Enchiladas Verrrrdes
About ten 8-inch tortillas (I used flour which are not so authentic for enchiladas but very easy to handle)
1 can beans (I used pinto but black, refried or red beans would also be tasty)
1 large russet potato, cubed and boiled
1-2 bell peppers, sliced
1 small onion, sliced
2-3 average size fresh tomatoes (if tomatoes are out of season, skip them.  They aren’t essential)
Vegan cheese of some sort, divided in half

Oven set to 325°
Large glass baking dish (go go gadget Pyrex!)
Medium to large mixing bowl

  1. Boil your cubed potatoes until just fork tender.  Set aside in a medium to large mixing bowl
  2. Sauté the bell peppers and onion in 1 Tbsp canola oil until softened, season with salt and pepper and mix with potatoes, chopped tomatoes (if using) and ½ of the vegan cheese.  Now is a good time to preheat your oven to 325°.
  3. Mix the filling (potatoes, sauteed peppers and onions, tomatoes, and 1/2 the cheese) together to combine.
  4. Assemble the enchiladas.  Spray a large glass baking dish with cooking spray or coat with oil.  Pour 1/3 of the tomatillo sauce on the bottom of the baking dish.  Place filling into each tortilla (don’t overstuff!) and roll setting each tortilla seam side down in the dish.  Repeat until your dish is full of rolled enchiladas.  You should have about 10.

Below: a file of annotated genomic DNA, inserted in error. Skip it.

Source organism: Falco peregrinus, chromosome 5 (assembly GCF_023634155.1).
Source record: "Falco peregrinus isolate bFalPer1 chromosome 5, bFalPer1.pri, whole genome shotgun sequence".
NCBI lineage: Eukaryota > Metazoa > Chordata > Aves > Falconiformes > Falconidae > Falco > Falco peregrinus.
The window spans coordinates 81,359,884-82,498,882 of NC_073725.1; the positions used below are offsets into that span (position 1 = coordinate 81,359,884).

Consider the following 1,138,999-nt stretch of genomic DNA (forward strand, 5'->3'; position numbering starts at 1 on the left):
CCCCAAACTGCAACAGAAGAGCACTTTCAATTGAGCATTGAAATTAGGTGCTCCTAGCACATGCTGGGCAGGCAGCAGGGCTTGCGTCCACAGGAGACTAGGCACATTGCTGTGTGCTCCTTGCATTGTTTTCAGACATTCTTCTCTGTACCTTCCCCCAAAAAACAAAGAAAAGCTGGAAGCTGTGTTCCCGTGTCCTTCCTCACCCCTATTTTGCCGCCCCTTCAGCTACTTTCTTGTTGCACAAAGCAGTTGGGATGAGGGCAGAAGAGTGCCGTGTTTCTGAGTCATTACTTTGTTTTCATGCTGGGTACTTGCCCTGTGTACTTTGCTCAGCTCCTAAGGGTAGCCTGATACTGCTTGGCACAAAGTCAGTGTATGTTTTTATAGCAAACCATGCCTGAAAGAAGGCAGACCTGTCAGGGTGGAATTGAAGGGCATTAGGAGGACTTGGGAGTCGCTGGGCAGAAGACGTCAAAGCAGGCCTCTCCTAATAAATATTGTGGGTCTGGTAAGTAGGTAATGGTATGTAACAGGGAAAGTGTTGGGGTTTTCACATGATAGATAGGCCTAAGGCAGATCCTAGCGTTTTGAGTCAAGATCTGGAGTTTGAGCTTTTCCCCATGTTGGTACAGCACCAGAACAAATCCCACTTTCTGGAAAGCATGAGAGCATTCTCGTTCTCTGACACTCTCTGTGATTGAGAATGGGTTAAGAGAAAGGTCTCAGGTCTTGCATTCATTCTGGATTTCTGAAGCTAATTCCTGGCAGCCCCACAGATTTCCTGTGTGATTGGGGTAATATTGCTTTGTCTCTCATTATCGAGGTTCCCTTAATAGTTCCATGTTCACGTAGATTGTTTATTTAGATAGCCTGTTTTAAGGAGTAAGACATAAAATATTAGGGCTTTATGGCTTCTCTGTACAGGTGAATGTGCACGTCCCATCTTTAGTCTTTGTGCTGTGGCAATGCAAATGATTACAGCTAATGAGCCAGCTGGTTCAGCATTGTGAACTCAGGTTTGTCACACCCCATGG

5. Pour the remainder of the tomatillo sauce on top of the enchiladas and top with the remaining cheese. 
  6. Cover with foil and bake at 325° for 20-25 minutes.  Remove foil and let bake uncovered for another 10-15 minutes, depending on how saucy your enchiladas are.  The enchiladas are done when the cheese is melted (or bubbly if using a cheese sauce) and the sauce has baked into the tortillas.  
  7. Devour.


    1. I wish I had these in my oven right now! I agree, it's both a challenge and great fun to use a new farm box ingredient.

    2. I can't decide what's more amazing: that haul or those enchiladas!

    3. Wow your stuff from the CSA looks divine! And tomatillo salsa is my favorite! I'm going to try roasting mine next time I make it, thanks! ^_^

    4. Holy crap, that looks like an awesome dinner! I want to dive into your CSA haul photo too.

    5. Omg. I am so amazingly envious of a CSA which brings you Tomatillos!!!

    6. encheeeeeladas!
      this made me really hungry. it's almost midnight here, so maybe i should try to catch up on mofo a little earlier?

      nice job with the tomatillos!

    7. Wow, I really want to eat that!! I wish we could get tomatillos here.

    8. I'm reading about small farms all over the US and it seems like CA has really got it all for fresh produce all the time! and your CSA DEF represents that. Do you know the farm yrs comes from?
      LOVE that you got onion sprouts!!

    9. I wish tomatillos were available here! Those enchiladas sounds great.

    10. @foodfeud: My CSA comes from Suzie's Farm in the south bay of San Diego ( I haven't been disappointed yet! I love the onion sprouts too! They have so much flavor.